Many of us have sacrificed point and shoot cameras for the smartphones in our pockets, but it will be a long time before they can compete with the more high-end options out there. So if you want an Android camera that can take truly phenomenal pictures, you may have to sacrifice the phone portion for the time being. Consider turning your attention to Samsung's Galaxy NX, a camera with a 20.3MP sensor, a 4.8-inch touchscreen, and Android 4.2.2.
Amazon is now distributing an OTA update for the Fire OS that powers the Kindle Fire HD and HDX tablets. Version 3.1 brings deeper Goodreads integration, so users can more easily share favorite quotes with others, view what their friends are reading, and leave reviews. Readers can also import their Amazon library directly into the social network. This may not be the most exciting new feature, but it makes perfect sense for a tablet that is descendent from a line of e-readers.
If you're not an IT manager or an employee of a company with a sizeable tech infrastructure, feel free to skip this post. But if either of those descriptions fit you, you may be interested in Amazon's latest foray into B2B services. Amazon WorkSpaces is a remote, virtualized desktop - basically your own personal Windows machine that lives in the cloud - and it's got an Android client just one day after the service was launched.
The Nexus 5 is a ground-breaking device. For Android fans, this is the first high-end handset that customers can buy unsubsidized and activate on all but one of the major American carriers. This isn't a big deal with AT&T and T-Mobile, as Nexus 4 buyers could already use their networks last year, but the addition of Sprint is reason to take notice. If they can do it, it stands to reason that so could Verizon.
Frequent fliers breathed a sigh of relief when the FAA ruled that most electronics could be used from takeoff to landing, and Amazon was a big part of that decision. To celebrate they're having a one day sale on two 7-inch Kindle models, the new Kindle Fire HDX and the year-old Fire HD. Enter the code "ThnksFAA" (note spelling) at checkout and you can take 15% off the regular price.
There's a lot to like about Motorola's Verizon-specific DROID line. They don't have the most groundbreaking specs, but they're covered in Kevlar and they feature Motorola's excellent radios and battery life. If you're looking to get your Active Notifications on for not much cash. Amazon has some massive discounts on the three new models. New Verizon customers can pick up the long-lived DROID MAXX for $69.99, and svelte DROID Ultra or the compact DROID Mini for just a penny.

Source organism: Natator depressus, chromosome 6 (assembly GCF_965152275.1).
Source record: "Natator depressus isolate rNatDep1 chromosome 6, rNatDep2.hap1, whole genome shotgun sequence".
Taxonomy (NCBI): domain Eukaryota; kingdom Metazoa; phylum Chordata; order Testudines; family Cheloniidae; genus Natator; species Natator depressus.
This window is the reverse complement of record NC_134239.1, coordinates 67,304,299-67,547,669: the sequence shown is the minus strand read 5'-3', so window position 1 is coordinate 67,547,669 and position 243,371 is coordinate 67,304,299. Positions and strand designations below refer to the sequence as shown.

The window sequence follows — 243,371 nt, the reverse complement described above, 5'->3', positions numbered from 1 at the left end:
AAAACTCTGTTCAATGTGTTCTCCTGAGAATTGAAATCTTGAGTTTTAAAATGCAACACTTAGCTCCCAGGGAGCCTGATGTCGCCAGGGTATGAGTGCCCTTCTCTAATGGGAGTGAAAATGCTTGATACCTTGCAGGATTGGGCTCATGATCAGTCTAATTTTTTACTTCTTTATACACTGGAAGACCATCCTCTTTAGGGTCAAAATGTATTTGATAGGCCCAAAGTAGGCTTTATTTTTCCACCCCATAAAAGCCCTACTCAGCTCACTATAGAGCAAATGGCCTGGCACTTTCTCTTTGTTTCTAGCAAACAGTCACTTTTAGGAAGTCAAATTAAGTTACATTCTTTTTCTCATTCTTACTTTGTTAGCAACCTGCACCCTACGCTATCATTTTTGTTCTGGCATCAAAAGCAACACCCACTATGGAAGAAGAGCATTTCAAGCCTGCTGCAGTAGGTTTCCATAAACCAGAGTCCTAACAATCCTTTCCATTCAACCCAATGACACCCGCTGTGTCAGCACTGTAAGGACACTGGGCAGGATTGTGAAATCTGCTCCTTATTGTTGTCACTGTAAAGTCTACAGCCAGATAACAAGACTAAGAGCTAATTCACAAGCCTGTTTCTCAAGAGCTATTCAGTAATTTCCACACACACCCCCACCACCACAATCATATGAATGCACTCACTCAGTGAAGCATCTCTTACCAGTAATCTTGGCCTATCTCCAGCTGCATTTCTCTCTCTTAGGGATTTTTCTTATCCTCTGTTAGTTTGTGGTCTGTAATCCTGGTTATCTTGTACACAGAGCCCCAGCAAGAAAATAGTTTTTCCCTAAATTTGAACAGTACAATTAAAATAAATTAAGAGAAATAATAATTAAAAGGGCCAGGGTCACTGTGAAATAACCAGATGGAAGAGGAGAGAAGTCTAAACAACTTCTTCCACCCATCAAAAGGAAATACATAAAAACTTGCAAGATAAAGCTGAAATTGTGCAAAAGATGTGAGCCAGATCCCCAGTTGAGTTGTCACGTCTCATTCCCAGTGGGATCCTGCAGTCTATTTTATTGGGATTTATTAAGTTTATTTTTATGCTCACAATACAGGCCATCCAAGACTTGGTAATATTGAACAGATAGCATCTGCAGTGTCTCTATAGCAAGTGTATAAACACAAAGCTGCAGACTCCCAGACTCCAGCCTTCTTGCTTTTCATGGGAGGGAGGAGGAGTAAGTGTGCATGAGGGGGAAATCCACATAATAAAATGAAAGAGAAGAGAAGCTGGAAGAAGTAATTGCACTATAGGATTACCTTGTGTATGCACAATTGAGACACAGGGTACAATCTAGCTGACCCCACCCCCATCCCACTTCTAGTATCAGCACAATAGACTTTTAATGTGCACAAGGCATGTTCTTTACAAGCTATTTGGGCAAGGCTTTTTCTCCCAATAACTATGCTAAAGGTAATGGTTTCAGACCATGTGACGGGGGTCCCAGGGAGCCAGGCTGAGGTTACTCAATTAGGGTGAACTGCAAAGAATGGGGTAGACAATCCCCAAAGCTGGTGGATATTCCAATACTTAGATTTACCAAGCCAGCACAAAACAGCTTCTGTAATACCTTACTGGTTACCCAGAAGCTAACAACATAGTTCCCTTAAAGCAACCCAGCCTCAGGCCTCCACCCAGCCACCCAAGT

The ASUS Transformer series may not be a household name, but it's one of the oldest Android tablet brands around. Each release has been solid, and the latest Transformer Pad Infinity TF701T kicks things up a notch. Anyone in the US waiting to get their hands on this combination tablet and keyboard dock will be happy to know that it's now available on Amazon.
The tablet ships for $449, and the dock is sold separately, just as it has always been.
Last month Amazon announced MatchBook, a new service that gives customers the option to get discounted Kindle versions of physical books they've already bought. It launched today with support for over 70,000 titles, seven times what the company promised would be available from the get go. Discounted books range from free to $2.99.
Eligible books date back to 1995, the year when Amazon first launched its online bookstore. Just remember that only purchases tied to your current account will apply, so while many of us didn't have email address way back when, those that did probably haven't held on to them.
The LG G2 is barely out of the starting gate, but there have already been some impressive discounts on the flagship device. This weekend Amazon beats them all, at least if you're a prospective Verizon customer. Amazon Wireless is offering the G2 for a single penny if you sign a new contract or add a line to your account. If you're due for an upgrade, you can get it for $99.99 - not bad at all.
A primary selling point of the 7" Kindle Fire HDX is its greatly improved screen, which, with a resolution of 1920 x 1200, makes text look clear and images crisp. Sure, it comes with a simplified custom interface that can't be swapped out without rooting and tinkering with the device, but at least with the display, you know you're getting something that even us picky enthusiasts can appreciate. As it turns out, that may not be the case.